PKK tutelage over pro-Kurdish politics under question

PKK tutelage over pro-Kurdish politics under question

Osman Baydemir was recently the target of angry criticism from PKK leader Öcalan. The exchange between the two may mark the start of a new era in Kurdish politics.

November 28, 2010, Sunday/ 13:34:00/ AYŞE KARABAT

The polemic between outlawed Kurdistan Workers’ Party (PKK) leader Abdullah Öcalan and Diyarbakır Mayor Osman Baydemir, reactions to the polemic, increased class struggle within Kurdish society and attempts from the Republican People’s Party (CHP) to capture some of the Kurdish votes has brought PKK tutelage over pro-Kurdish politics into the spotlight.

The pundits stress that the search for a third way in pro-Kurdish politics is accelerating. According to them, this third force, which will be free from both the ruling Justice and Development Party (AK Party) and the pro-Kurdish Peace and Democracy Party (BDP) -- a party frequently accused of being unable to step outside the shadow of the PKK -- is essential for a solution to the Kurdish question. However, this third force should not necessarily be a political party; it can be a loose movement based on civil society.

Mazhar Bağlı, a sociologist from Dicle University and an executive member of the AK Party, told Sunday’s Zaman that such a third force is absolutely necessary for the solution to the Kurdish question.

“Both in the western part of Turkey as well as in the eastern, public opinion is no longer willing to accept tutelage over its own demands. This new force should be civilian, nonviolent and should correspond with the Kurdish society and its demands,” he said.

Bağlı cited Öcalan’s recent criticism of Baydemir, emphasizing that developments surrounding this subject should be reframed as the struggle for tutelage.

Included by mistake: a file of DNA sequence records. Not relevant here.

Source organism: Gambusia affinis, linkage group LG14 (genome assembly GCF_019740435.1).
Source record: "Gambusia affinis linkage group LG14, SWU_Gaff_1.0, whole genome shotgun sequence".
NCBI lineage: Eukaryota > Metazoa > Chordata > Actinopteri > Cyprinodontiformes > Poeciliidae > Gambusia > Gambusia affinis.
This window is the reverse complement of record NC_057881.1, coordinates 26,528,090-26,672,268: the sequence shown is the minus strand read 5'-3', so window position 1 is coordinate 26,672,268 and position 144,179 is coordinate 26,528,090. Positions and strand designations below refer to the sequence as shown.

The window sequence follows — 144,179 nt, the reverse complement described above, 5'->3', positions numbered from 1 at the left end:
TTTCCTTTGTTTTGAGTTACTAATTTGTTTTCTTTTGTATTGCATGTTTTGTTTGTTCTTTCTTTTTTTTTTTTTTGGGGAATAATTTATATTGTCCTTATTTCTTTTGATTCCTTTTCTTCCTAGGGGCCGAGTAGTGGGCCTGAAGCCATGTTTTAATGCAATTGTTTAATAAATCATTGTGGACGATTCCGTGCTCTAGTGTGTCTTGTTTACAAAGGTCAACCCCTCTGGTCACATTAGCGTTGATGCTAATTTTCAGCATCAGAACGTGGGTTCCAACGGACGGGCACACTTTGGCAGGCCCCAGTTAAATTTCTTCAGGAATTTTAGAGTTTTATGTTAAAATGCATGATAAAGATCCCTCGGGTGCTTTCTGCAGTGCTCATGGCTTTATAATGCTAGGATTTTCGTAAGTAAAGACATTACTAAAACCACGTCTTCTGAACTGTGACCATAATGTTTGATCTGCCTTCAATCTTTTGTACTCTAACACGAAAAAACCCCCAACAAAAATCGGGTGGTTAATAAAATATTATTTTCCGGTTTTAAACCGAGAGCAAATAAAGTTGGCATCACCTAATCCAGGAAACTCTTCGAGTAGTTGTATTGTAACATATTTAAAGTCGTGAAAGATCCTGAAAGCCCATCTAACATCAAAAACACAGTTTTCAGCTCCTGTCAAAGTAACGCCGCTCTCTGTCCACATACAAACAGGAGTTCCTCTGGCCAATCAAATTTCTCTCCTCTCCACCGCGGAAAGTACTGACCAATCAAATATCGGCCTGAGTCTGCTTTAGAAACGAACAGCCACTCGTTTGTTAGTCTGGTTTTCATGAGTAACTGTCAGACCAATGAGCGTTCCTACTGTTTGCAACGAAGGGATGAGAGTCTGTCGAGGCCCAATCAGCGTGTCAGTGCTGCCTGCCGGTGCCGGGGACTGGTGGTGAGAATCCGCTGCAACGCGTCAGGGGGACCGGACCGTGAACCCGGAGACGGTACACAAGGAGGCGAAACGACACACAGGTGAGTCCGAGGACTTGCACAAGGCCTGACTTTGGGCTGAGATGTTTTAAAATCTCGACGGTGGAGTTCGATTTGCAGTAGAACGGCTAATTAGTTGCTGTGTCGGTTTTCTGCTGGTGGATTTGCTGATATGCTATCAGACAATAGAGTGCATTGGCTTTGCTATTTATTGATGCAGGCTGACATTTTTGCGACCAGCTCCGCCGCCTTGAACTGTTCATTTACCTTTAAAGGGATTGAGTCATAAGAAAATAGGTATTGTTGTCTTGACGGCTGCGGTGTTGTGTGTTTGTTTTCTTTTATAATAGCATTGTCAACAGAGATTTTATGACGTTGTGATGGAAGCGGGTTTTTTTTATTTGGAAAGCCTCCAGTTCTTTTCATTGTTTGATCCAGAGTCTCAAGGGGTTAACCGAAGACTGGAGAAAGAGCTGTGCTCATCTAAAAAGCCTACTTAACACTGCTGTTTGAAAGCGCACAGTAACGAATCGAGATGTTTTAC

“The PKK is openly saying that they do not want to share their power with a civilian structure. The threats toward Baydemir are just an attempt to reverse this process, which is against their tutelage,” Bağlı said.

Baydemir recently said that “guns are not a means to solve the problem; the role of guns in the 21st century is finished,” drawing the ire of Öcalan. The PKK leader, who is serving a life sentence on İmralı Island in the Sea of Marmara, told Baydemir through his lawyers to resign, engage in self-criticism or join the AK Party.

Öcalan targeted Baydemir, saying: “I know the youngsters of Diyarbakır. They will rip his mouth out. They will not allow him to say those kinds of words,” the Turkish media reported on Tuesday.

Baydemir did not comment on Öcalan’s statements, but BDP Co-chairperson Gülten Kışanak expressed her support for Baydemir, saying she appreciated the criticism offered by Öcalan but noted that Baydemir had done nothing wrong.

“Everybody has the freedom to criticize, and Öcalan used this right. He can be critical of anyone, he can be critical toward Baydemir, toward me,” she said. But the BDP officials refused to elaborate on the issue further and tried to downplay the polemic between Öcalan and Baydemir.

Sedat Laçiner from the International Strategic Research Organization (USAK), while analyzing the issue to Sunday’s Zaman on Wednesday, recalled the alleged negotiations between state security forces and Öcalan, who is in a hurry to obtain results from the ongoing dialogue as he will lose his bargaining power. That is why he is reacting so strongly to Baydemir’s comments.

According to media reports, Öcalan also told his lawyers that, according to Turkish public opinion, those kinds of people (Baydemir) should be interlocutors (instead of Öcalan).

Laçiner stressed that there is already a rift in pro-Kurdish circles; the number of people who do not support violence is growing and, despite the ongoing dialogue between the PKK and the state, there are forces within the PKK that do not want to lay down their arms.